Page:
(if the pills were amphetamines). You
couldn't get 1,000 of anything on the street for
that price," Liang said.
But, the pharmacist emphasized, the ad-
vertisement is nevertheless misleading. "It
should say somewhere on the ad, 'Caffeine
only,' "Liang said.
ACCORDING TO Picketts, the ad was in-
tended to specify that the stimulants are
legal, non-prescription drugs. "The word
'stimulant' implies over the counter," he
said. "If it were a prescription pill, it would be
called something else."
If you call Akers Pharmaceutical (also
known as AKS)-Picketts said students had
been calling all day yesterday-and ask about
the ad for drugs, a desk clerk will quickly
correct you. "We don't refer to them as
drugs," he said. "These are not prescription
drugs-they are totally legal."
The clerk, who refused to identify himself,
explained that "18-789 Blacks," for instance,
contain 100 mg. of caffeine and that "RJ8
Yellows" are "the strong ones, the big ones,"
with 250 mg. of caffeine.
BY COMPARISON, a cup of coffee or a No-
Doz tablet contains about 100 mg. of caffeine,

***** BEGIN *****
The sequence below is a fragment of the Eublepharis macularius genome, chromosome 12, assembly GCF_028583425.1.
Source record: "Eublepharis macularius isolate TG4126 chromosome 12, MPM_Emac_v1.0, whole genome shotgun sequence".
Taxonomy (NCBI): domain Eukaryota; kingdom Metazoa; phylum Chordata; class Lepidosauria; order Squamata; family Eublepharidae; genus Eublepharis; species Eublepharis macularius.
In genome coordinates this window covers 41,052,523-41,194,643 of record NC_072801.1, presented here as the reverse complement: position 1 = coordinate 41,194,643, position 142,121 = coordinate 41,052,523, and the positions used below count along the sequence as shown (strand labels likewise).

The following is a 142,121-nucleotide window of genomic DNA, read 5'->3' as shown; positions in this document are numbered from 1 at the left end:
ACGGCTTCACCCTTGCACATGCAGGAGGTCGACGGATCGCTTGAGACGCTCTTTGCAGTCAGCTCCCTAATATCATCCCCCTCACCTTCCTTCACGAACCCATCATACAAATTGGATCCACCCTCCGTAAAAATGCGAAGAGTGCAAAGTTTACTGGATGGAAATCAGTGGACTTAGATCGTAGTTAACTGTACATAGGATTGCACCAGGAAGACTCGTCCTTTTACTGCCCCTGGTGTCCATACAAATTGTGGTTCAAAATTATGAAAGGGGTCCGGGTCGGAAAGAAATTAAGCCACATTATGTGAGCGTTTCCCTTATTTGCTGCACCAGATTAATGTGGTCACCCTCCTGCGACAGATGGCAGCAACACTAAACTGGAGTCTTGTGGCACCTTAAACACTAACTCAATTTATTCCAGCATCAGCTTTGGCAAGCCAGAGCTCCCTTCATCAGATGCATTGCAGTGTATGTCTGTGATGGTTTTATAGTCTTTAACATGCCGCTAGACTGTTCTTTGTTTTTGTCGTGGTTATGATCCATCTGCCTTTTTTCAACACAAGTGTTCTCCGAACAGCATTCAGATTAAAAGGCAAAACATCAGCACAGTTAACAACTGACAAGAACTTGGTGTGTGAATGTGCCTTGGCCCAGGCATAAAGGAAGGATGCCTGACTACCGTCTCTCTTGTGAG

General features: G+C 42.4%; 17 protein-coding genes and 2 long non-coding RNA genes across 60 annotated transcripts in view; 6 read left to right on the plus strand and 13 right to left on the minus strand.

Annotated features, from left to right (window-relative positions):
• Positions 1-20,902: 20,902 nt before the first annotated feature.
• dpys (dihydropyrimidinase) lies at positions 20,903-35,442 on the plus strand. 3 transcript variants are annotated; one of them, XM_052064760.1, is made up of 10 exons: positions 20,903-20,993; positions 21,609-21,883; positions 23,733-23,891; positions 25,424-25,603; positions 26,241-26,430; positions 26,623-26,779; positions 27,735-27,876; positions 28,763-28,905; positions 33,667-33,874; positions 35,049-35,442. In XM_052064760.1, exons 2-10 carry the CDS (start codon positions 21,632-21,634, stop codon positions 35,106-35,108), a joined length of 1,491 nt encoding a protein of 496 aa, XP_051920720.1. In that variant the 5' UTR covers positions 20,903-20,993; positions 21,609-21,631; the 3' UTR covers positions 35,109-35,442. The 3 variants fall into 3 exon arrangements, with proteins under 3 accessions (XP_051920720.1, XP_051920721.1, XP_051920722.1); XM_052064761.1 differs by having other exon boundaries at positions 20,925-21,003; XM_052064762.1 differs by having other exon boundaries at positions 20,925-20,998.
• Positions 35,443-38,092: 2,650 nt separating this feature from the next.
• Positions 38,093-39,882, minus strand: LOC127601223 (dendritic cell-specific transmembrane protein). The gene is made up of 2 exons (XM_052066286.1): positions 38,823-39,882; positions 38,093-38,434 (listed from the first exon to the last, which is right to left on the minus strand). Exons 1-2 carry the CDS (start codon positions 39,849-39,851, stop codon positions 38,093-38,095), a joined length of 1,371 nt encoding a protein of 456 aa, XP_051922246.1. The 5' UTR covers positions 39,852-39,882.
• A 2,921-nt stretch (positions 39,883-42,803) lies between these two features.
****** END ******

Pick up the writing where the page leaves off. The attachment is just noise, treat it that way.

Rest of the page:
while a stronger Vivarin tablet (available
over the counter at local stores) contains
about 200 mg. of caffeine.
How are students supposed to know what
they are getting when they order "127 Green
& Clear" capsules or "Lg Blu/Blu Spec Egg"
"We only advertised the ones that we know
they"ll know," Picketts said. "We put it right
on (the package) what they are."
Picketts acknowledged, however, that the
student market is new to him and that the
Daily is among the first college newspapers in
which he has advertised.
MOST OF THE people who call AKS have
some idea of what they are ordering, accor-
ding to the clerk. "Truck drivers know what
they are," he said.
Truck drivers relaxing at the I-94 Wolverine